My life changed dramatically when I was in my early 20s: I stopped dreading pollen-filled summers.
For the previous decade my summers were filled with sneezing, and the consequent sore stomach muscles, sore throat, sore nose, stuffy head and exhaustion, courtesy of my hayfever allergies.
Life was miserable with hayfever. When the symptoms appeared I could take some anti-histamine tablets that dried up my nose and throat and made me feel horrid. I often found the ‘cure’ worse than the hayfever.
The worst experience was one Christmas before I knew I was allergic to pine trees. We had a real pine tree in the lounge, and were busy with Christmas dinner and all the usual activities. I started sneezing early on and downed an anti-histamine tablet.
Things didn’t get better though, and as I recall I even took a second tablet. I was in the lounge, utterly miserable and puzzled abut why I was still sneezing. Once I removed myself from the pine tree the sneezing eased up. Since then I’ve avoided being in close quarters with pine trees in enclosed spaces.
In my early 20s at some point I discussed my hayfever with a (new) doctor. She prescribed me Beconase — a preventive nasal spray. It was a miracle. The doctor explained that it blocked up the allergen receptors so the things I was allergic to couldn’t take hold. Because it stopped the allergy from ever occurring in the first place I had no more sneezing, no more misery.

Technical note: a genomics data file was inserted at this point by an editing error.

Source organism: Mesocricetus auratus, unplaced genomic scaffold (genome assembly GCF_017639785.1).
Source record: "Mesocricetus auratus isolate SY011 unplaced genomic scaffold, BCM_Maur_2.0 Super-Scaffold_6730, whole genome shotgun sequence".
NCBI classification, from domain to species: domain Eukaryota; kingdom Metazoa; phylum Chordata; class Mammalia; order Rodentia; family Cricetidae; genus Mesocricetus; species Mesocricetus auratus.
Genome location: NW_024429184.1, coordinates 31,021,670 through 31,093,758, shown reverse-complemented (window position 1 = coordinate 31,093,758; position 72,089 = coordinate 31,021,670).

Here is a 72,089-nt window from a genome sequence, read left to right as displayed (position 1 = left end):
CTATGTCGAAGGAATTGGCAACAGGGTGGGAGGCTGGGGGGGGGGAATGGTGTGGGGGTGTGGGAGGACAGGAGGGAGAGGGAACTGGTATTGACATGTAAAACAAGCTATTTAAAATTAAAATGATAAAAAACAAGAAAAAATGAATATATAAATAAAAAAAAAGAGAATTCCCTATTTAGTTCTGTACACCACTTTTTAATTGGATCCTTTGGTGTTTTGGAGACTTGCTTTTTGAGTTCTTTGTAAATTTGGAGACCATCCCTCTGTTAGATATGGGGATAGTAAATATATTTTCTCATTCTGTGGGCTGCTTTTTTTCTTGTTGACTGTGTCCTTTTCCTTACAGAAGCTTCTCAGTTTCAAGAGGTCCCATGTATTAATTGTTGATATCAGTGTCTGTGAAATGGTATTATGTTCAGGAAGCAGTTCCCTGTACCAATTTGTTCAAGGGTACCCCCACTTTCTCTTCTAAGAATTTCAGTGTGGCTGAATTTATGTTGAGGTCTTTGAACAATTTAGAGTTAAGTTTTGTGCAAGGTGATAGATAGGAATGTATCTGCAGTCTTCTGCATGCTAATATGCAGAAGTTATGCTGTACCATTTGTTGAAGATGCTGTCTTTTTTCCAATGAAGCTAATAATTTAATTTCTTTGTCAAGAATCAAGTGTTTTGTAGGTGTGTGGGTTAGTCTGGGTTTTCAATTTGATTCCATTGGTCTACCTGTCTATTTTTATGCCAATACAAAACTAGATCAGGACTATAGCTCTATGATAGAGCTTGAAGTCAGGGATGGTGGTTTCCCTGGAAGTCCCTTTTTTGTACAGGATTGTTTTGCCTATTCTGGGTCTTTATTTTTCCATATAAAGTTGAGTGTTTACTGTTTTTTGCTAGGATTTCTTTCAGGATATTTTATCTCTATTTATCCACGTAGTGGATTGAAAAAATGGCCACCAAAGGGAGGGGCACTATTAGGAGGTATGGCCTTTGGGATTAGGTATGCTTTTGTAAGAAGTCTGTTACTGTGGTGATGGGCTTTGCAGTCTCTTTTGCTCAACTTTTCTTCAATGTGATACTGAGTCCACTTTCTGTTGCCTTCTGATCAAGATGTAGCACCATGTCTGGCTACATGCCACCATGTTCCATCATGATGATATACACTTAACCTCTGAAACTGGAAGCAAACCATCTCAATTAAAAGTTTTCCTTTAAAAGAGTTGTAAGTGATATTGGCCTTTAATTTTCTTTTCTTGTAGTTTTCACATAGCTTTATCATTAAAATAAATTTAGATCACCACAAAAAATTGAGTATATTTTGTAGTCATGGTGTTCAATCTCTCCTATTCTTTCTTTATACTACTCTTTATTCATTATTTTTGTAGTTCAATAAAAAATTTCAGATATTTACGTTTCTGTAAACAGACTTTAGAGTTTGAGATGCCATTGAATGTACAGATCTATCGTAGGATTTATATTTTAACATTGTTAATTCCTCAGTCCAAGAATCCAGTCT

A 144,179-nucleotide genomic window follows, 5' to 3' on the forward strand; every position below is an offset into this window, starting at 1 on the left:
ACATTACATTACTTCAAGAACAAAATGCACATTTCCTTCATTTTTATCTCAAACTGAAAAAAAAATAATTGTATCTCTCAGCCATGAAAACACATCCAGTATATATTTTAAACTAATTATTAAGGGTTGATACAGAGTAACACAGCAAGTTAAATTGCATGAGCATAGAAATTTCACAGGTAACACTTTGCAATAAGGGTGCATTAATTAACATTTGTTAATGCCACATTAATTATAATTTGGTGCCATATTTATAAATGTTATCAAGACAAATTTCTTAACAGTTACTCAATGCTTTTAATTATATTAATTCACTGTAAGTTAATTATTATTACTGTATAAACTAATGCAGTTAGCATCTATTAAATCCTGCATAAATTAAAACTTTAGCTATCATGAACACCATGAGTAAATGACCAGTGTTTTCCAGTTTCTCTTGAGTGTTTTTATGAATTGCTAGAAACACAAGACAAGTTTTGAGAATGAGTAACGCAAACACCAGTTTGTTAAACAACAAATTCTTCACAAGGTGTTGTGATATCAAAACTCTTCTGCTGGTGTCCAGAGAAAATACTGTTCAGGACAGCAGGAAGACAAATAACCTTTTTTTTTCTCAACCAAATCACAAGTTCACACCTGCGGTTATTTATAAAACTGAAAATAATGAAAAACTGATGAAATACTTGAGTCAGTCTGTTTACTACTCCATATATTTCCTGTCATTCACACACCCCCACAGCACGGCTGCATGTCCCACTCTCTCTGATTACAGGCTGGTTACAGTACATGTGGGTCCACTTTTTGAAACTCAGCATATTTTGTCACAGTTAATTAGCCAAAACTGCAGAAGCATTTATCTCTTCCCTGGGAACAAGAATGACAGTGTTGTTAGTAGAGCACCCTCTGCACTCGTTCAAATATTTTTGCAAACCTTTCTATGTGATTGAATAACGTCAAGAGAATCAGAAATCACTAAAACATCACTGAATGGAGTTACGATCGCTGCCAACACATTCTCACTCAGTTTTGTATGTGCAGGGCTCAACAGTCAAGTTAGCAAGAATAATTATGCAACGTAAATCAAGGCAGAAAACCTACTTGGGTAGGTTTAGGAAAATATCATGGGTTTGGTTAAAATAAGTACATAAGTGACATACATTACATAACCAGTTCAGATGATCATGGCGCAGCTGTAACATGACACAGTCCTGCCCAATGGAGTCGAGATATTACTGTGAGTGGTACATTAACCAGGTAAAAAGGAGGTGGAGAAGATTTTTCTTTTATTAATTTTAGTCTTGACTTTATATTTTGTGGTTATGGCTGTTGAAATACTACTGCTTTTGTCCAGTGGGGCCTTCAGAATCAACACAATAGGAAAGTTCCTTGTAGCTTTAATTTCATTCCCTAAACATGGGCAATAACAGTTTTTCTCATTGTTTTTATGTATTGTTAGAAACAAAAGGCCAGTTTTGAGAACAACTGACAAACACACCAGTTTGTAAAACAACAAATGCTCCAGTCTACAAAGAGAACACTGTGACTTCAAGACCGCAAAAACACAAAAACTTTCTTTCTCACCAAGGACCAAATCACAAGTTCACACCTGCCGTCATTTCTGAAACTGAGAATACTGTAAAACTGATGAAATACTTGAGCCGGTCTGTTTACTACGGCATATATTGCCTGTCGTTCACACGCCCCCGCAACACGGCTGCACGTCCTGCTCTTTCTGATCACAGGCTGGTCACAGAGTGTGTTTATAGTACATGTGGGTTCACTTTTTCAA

Apparently it contains steroids, but I don’t care that much. I’d rather have my summers back than reject the steroids.
That said, I do try to limit my use, which is why a few weeks ago I stopped using the spray. I didn’t start sneezing after a day or two so I thought maybe there wasn’t much pollen around and I was OK.
What I’d forgotten though were the other effects. I spent a week being ‘fuzzy’. I’d wake up in the mornings feeling tired. My brain didn’t seem to work right. I was living in a fog. My writing work was suffering.
When my throat started itching I suddenly realised that I was probably suffering from hayfever. I pulled out the spray and within a fairly brief time was feeling more clear-headed again.
This isn’t an ad for the spray I use. Partly I’m writing this post to remind myself about hayfever’s effect on me.
If you’re in New Zealand and suffer from allergies take a look at the Allergy NZ website. In NZ or anywhere else talk to your doctor if you think you may have hayfever. ‘Fuzzy brain’ is no fun and there are ways to deal with it, if hayfever’s the cause.